Wednesday, September 21, 2011

7:03 - 7:37

After I wrote this, I discovered that Troy Davis had indeed won a reprieve. I was joyous, celebratory. How could this story not have a happy ending after all? How, after all the pleas, all the recanted testimony, all the petitions, the statements, the *proof* that the State of George had not proved its case, could Troy Davis still be murdered? The Supreme Court had a week to decide.

It took them four hours. Troy Davis had an extra four hours of life on this earth. I am sad for all the families involved, sad for Georgia, sad for my country.

I'm publishing this blog post even though it doesn't account for those four extra hours. It is, after all, about my own feelings. I cannot possibly imagine what Troy Davis must have been going through during his four hours of exhilaration, of giddy hope and final despair.

His dying statement was that he was innocent.

I look at the clock. It's three minutes after seven. This means, more likely than not, that a man named Troy Davis has just been murdered on Georgia's Death Row. There have been many protests, many calls for clemency, but they've fallen on deaf ears. Once the death machine gets going, it becomes a steamroller, inexorably pushing aside everything in its path to get to its one and only destination: the death of a human being. The execution process is engineered to be a kind of sleek machine, disengaged as much as possible  from human involvement, going ahead seemingly of its own accord.

In this case, a rare thing happened. There was an attempt by prison staff to go on strike, to call in sick, to do anything they could possibly do to derail the machinery of death. I doubt that this worked; the machinery is too well oiled.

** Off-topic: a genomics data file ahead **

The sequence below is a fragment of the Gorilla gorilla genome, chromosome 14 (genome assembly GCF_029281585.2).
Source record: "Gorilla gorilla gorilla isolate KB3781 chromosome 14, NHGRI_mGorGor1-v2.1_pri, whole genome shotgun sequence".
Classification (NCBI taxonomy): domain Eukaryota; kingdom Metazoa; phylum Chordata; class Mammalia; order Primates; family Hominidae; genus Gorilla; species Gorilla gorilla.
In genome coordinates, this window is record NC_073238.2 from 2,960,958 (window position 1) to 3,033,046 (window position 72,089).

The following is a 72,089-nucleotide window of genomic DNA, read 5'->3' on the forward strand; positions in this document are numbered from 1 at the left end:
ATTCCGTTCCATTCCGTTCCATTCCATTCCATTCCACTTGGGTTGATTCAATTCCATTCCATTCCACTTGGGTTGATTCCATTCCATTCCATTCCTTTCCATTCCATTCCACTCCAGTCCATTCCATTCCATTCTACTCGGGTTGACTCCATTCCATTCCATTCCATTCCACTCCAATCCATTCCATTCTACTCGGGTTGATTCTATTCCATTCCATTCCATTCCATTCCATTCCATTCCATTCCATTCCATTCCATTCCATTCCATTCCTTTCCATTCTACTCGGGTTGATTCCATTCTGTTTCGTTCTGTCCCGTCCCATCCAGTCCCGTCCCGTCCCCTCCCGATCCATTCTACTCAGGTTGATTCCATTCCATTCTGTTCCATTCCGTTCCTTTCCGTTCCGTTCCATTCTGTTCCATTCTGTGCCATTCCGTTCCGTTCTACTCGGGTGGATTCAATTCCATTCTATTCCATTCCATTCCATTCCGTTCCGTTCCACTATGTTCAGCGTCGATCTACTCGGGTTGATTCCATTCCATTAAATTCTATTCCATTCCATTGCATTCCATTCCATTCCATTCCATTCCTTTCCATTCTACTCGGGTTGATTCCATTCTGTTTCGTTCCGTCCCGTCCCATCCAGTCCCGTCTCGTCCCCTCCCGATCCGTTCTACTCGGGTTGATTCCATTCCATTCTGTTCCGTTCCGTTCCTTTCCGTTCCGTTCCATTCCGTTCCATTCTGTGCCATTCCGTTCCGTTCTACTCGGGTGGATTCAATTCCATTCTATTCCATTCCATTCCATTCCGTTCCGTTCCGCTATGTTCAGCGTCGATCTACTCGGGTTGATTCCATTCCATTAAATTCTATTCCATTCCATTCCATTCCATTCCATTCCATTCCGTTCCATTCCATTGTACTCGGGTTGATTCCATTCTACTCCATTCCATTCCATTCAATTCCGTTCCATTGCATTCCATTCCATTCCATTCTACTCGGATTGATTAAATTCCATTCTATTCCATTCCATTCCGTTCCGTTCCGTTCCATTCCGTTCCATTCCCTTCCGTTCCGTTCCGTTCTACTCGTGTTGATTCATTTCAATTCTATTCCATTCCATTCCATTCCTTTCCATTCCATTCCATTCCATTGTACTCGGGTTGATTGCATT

It's now 7:11. Mr. Davis's heart will have been checked to make sure it has stopped beating.

And the State of Georgia has now officially murdered another  human being.

This time it's a little bit different, though. Troy Davis was almost certainly innocent of the crime he has just paid for with his life. There was no physical evidence at the scene, and he was convicted on the testimony of eyewitnesses. The peculiar thing about eyewitness testimony is that so many people think it's the most reliable sort of evidence, when in fact it's one of the least. 
In fact, seven of the nine eyewitnesses recanted their original testimony. Of the remaining two, one is under suspicion himself for this crime.
I will never understand the death penalty. I can only see it as state-sanctioned murder which brings no justice, no solace, no closure. The dead remain dead, and one more is added to their number. 

Troy Davis has almost certainly just been murdered in cold blood. It was an act that was premeditated and perpetrated with extreme malice, hatred, and cruelty.. Who will take responsibility? Who will admit to making sure that death machine did its horrific job? 

Until the death penalty is abolished in every state in this land, filled as it is with decent, kind, loving people, we all must take responsibility. Possibly,  just possibly, the death of Mr. Davis will start us on the road away from mechanized murder and toward a more humane justice system. 

Perhaps there was a miracle that I missed while I was writing this. Perhaps Troy Davis is alive and well and hugging his family.. If such a miracle has happened, I will make an addendum to this little essay. But I doubt I'll have anything to add besides the fact that now the time is 7:37 and, for some of us, life goes on.

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